You keep hearing that “engagement” is critical to the health of your business. Employees who contribute actively and enthusiastically to the strategic mission of the company are essential to its success. Without that enthusiasm, you may fall short of your objectives and be forced to go back to the drawing board. That’s why you’ve found new ways to gather input from your staff, held some new office events, maybe called in a consultant who can help you inspire them to new heights.
But is that what really needs to be done? In the minds of your staff, that mandatory quarterly happiness survey may be one more minor annoyance amid an untold number of larger annoyances. If you want to prescribe a treatment, you need to understand the disease first; you may be applying a Band-Aid when the problem requires a vaccine. Here are some questions to ask before you start implementing your engagement strategy:
One thing many disengaged employees say is that they never hear from their manager when they do something right, but they always get feedback when they do something wrong. If an employee has a poor sense of what will make their manager happy, they’ll be less invested in trying to do so. “Good job!” may be the most vital two-word phrase you’re not using enough. You don’t need to write Certificates of Excellence for every occasion, but you do need to let your staff know when they’re on the right track.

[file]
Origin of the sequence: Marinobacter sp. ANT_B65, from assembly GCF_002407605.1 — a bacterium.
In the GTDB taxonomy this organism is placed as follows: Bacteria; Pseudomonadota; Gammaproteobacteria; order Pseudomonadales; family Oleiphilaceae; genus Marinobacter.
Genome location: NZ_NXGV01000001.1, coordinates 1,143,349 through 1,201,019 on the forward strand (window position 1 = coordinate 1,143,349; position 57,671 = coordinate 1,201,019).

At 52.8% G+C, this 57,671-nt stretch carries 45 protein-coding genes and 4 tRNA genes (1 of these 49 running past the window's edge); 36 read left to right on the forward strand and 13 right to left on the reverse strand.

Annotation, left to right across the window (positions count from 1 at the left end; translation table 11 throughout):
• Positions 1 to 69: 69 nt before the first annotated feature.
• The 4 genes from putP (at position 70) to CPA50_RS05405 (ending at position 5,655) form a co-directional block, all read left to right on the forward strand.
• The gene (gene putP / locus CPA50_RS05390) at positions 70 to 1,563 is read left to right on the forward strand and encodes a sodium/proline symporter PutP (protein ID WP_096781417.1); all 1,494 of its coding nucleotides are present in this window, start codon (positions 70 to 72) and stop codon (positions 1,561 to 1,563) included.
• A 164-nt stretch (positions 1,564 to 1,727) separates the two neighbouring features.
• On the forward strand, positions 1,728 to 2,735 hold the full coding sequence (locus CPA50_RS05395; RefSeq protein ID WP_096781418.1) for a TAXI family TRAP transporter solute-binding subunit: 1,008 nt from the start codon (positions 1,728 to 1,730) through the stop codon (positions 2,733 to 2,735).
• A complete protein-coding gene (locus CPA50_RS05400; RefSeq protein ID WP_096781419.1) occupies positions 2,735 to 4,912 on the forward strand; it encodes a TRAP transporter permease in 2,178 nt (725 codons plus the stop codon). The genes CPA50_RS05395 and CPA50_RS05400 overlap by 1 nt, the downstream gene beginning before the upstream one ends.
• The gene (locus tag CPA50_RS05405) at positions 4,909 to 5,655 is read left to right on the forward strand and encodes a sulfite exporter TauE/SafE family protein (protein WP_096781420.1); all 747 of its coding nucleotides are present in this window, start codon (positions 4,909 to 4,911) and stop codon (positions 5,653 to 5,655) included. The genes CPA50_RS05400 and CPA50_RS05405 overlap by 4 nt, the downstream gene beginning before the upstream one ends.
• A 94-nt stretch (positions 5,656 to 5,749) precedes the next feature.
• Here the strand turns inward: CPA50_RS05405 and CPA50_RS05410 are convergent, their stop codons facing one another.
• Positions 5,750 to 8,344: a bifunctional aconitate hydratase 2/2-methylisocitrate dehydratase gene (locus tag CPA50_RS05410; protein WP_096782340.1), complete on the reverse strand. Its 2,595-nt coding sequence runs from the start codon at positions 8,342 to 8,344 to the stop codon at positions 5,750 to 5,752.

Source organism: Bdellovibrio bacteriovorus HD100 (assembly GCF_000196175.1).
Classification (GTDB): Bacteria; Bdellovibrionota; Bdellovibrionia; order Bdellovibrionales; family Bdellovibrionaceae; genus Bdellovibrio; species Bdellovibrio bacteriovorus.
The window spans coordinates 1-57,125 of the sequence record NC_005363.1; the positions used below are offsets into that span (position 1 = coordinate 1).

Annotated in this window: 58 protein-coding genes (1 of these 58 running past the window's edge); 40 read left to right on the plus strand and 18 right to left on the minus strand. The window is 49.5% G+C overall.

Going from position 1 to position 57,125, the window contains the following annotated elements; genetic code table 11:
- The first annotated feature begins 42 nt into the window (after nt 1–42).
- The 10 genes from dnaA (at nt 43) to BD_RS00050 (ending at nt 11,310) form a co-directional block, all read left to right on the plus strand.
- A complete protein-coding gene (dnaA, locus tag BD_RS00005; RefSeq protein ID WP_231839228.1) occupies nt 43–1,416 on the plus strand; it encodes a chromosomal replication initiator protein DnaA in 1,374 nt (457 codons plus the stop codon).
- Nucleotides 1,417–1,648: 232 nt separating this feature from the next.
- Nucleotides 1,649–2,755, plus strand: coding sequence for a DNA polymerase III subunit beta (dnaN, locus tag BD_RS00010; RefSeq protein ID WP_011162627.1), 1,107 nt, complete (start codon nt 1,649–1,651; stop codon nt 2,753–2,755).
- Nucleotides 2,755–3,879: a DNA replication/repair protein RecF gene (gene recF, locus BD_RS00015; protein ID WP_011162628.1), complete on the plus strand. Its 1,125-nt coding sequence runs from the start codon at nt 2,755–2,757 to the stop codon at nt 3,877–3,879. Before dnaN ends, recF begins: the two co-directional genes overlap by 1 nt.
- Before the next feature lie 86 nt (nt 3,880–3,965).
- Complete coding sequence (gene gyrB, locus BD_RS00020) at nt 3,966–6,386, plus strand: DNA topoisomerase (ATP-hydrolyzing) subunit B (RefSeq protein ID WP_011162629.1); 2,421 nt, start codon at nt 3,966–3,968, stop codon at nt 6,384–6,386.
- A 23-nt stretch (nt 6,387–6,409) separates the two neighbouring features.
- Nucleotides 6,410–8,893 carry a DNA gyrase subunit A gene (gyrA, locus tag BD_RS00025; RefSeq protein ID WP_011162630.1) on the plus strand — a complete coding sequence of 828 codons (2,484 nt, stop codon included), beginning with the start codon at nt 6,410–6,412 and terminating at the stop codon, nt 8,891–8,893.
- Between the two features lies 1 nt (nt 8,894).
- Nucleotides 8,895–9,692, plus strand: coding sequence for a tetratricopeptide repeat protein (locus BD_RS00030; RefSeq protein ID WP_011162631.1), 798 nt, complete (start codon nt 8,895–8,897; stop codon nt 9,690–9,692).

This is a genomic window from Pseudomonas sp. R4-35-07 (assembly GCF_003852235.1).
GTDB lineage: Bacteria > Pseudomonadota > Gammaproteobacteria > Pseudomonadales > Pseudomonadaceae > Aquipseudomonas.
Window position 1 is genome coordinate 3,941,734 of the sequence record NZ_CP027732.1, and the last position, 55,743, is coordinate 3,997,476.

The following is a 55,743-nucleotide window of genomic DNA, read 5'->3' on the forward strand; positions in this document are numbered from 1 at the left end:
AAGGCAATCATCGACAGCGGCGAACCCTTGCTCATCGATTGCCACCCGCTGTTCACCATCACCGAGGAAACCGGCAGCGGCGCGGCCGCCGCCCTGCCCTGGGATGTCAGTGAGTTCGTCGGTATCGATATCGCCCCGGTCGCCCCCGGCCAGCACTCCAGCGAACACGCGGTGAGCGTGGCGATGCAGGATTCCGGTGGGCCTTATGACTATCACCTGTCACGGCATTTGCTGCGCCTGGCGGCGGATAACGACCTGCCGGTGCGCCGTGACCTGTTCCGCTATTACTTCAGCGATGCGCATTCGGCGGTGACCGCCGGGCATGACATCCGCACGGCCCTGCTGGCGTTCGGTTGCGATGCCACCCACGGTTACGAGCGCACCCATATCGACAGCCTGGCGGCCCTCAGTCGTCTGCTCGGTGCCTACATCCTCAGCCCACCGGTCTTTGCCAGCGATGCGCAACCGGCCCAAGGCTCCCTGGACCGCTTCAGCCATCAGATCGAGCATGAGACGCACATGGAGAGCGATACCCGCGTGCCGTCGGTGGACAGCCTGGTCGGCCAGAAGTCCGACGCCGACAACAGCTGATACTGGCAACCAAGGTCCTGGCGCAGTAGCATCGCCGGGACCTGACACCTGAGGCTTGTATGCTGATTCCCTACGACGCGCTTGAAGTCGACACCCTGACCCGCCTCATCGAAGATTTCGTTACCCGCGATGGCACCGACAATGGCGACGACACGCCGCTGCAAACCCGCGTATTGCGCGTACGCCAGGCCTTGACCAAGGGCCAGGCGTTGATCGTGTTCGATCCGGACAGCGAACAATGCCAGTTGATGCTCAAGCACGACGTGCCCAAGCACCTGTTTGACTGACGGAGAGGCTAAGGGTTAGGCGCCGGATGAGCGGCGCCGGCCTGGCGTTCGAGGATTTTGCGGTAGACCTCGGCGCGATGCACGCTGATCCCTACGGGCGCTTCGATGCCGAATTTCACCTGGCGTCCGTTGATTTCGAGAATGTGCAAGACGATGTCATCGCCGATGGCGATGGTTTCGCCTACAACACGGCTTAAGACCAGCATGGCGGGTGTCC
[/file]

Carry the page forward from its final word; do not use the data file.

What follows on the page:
It’s a pretty simple process: If multiple employees dislike the same manager, they’ll talk about it. Then they’ll feel free to talk about other colleagues they don’t like. Then those negative feelings will impact their ability to relate to those managers and colleagues they don’t like, and the quality of their work will decline. Your job is to keep your ear to the ground for any conflicts that need resolving, for the good of everyone’s output.
Almost nobody is so talented that they’ll never feel the need to ask for help – and if someone tells you otherwise, don’t believe them. Answering a question from an employee may take a few minutes out of your day, and that can be annoying. But you should never belittle anyone for not understanding a business situation perfectly. You are the manager because someone trusted you to teach the staff. Be a teacher, not an overlord.
Employees are smarter than many managers give them credit for. If they find a way to do their job more effectively, they should feel free to put it to good use. But if your immediate reaction is to stick to the original method because “We’ve always done it this way,” you are sending the message that you don’t value creativity or initiative. Let your employees teach you something once in a while.
If staff members are cutting out of work early or taking sick days more often than usual, they may secretly be interviewing for other jobs. Unless you know for a fact that they’ll be leaving your business soon, they may have simply seen a couple of more appealing postings by chance and decided to see what comes of applying. This may be a sign that you’re not making the most of your employees’ potential, or falling short when it comes to scheduling, compensation, or other working conditions. This is when you need to start asking serious questions about what you can do better as a boss.